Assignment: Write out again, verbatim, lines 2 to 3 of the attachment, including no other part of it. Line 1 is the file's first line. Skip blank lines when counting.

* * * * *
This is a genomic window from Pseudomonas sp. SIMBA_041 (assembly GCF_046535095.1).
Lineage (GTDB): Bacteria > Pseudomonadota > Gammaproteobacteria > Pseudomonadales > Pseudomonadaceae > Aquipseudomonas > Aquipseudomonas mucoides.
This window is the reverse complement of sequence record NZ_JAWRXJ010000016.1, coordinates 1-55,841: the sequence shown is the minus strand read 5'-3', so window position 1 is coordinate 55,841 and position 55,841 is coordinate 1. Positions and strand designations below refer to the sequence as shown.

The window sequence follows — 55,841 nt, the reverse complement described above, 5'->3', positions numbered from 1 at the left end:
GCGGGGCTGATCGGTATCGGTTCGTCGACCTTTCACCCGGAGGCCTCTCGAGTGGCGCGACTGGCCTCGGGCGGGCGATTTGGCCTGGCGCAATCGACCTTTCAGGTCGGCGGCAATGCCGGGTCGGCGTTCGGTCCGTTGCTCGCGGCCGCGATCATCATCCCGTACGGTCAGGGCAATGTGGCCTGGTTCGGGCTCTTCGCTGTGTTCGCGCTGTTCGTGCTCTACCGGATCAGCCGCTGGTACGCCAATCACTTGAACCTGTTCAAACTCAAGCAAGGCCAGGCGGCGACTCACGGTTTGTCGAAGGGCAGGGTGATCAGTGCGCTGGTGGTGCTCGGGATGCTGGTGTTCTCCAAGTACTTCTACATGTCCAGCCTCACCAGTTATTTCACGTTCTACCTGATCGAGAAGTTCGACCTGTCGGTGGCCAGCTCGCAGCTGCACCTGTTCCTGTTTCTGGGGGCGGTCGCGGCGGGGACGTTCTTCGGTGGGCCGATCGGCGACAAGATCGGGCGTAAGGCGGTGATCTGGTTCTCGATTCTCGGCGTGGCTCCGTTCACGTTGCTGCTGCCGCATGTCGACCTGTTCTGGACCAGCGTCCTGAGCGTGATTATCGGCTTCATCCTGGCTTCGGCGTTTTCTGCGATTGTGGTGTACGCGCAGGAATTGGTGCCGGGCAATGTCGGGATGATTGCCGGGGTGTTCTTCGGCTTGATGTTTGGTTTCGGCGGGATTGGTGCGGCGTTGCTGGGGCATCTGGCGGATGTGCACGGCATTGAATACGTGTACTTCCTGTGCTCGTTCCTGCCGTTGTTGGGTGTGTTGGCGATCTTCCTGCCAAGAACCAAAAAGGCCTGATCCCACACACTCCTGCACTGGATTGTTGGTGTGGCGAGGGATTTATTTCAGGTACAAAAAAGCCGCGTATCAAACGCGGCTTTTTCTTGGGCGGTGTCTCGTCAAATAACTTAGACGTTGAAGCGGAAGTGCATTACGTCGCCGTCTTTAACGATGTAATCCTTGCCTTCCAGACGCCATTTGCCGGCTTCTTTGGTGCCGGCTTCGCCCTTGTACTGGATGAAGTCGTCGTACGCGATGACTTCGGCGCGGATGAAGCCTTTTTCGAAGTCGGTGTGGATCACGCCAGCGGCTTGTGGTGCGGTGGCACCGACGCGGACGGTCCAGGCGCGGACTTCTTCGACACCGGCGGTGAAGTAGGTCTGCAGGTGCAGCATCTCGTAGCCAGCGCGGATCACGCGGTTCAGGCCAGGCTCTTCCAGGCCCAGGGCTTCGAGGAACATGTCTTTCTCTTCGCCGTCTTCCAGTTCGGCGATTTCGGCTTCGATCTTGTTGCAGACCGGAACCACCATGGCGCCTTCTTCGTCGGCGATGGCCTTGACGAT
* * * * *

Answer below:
Lineage (GTDB): Bacteria > Pseudomonadota > Gammaproteobacteria > Pseudomonadales > Pseudomonadaceae > Aquipseudomonas > Aquipseudomonas mucoides.
This window is the reverse complement of sequence record NZ_JAWRXJ010000016.1, coordinates 1-55,841: the sequence shown is the minus strand read 5'-3', so window position 1 is coordinate 55,841 and position 55,841 is coordinate 1. Positions and strand designations below refer to the sequence as shown.